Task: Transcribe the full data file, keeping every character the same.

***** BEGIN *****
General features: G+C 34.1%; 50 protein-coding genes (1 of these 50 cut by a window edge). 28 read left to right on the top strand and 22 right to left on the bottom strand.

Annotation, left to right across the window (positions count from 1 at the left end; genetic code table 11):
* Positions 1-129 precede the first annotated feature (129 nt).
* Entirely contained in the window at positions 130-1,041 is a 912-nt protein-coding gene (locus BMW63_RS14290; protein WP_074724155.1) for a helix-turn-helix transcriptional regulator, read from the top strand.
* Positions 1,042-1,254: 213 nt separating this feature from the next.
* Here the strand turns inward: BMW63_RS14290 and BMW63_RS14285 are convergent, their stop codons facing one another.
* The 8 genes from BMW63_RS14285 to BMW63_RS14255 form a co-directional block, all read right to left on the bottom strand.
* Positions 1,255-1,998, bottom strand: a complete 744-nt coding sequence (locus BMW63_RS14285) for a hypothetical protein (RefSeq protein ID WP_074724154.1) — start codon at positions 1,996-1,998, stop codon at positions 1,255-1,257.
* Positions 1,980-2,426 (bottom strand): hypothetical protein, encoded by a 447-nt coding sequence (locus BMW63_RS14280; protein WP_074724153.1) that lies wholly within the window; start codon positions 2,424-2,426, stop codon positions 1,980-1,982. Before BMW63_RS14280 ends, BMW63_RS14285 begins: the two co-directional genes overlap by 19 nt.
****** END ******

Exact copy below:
General features: G+C 34.1%; 50 protein-coding genes (1 of these 50 cut by a window edge). 28 read left to right on the top strand and 22 right to left on the bottom strand.

Annotation, left to right across the window (positions count from 1 at the left end; genetic code table 11):
* Positions 1-129 precede the first annotated feature (129 nt).
* Entirely contained in the window at positions 130-1,041 is a 912-nt protein-coding gene (locus BMW63_RS14290; protein WP_074724155.1) for a helix-turn-helix transcriptional regulator, read from the top strand.
* Positions 1,042-1,254: 213 nt separating this feature from the next.
* Here the strand turns inward: BMW63_RS14290 and BMW63_RS14285 are convergent, their stop codons facing one another.
* The 8 genes from BMW63_RS14285 to BMW63_RS14255 form a co-directional block, all read right to left on the bottom strand.
* Positions 1,255-1,998, bottom strand: a complete 744-nt coding sequence (locus BMW63_RS14285) for a hypothetical protein (RefSeq protein ID WP_074724154.1) — start codon at positions 1,996-1,998, stop codon at positions 1,255-1,257.
* Positions 1,980-2,426 (bottom strand): hypothetical protein, encoded by a 447-nt coding sequence (locus BMW63_RS14280; protein WP_074724153.1) that lies wholly within the window; start codon positions 2,424-2,426, stop codon positions 1,980-1,982. Before BMW63_RS14280 ends, BMW63_RS14285 begins: the two co-directional genes overlap by 19 nt.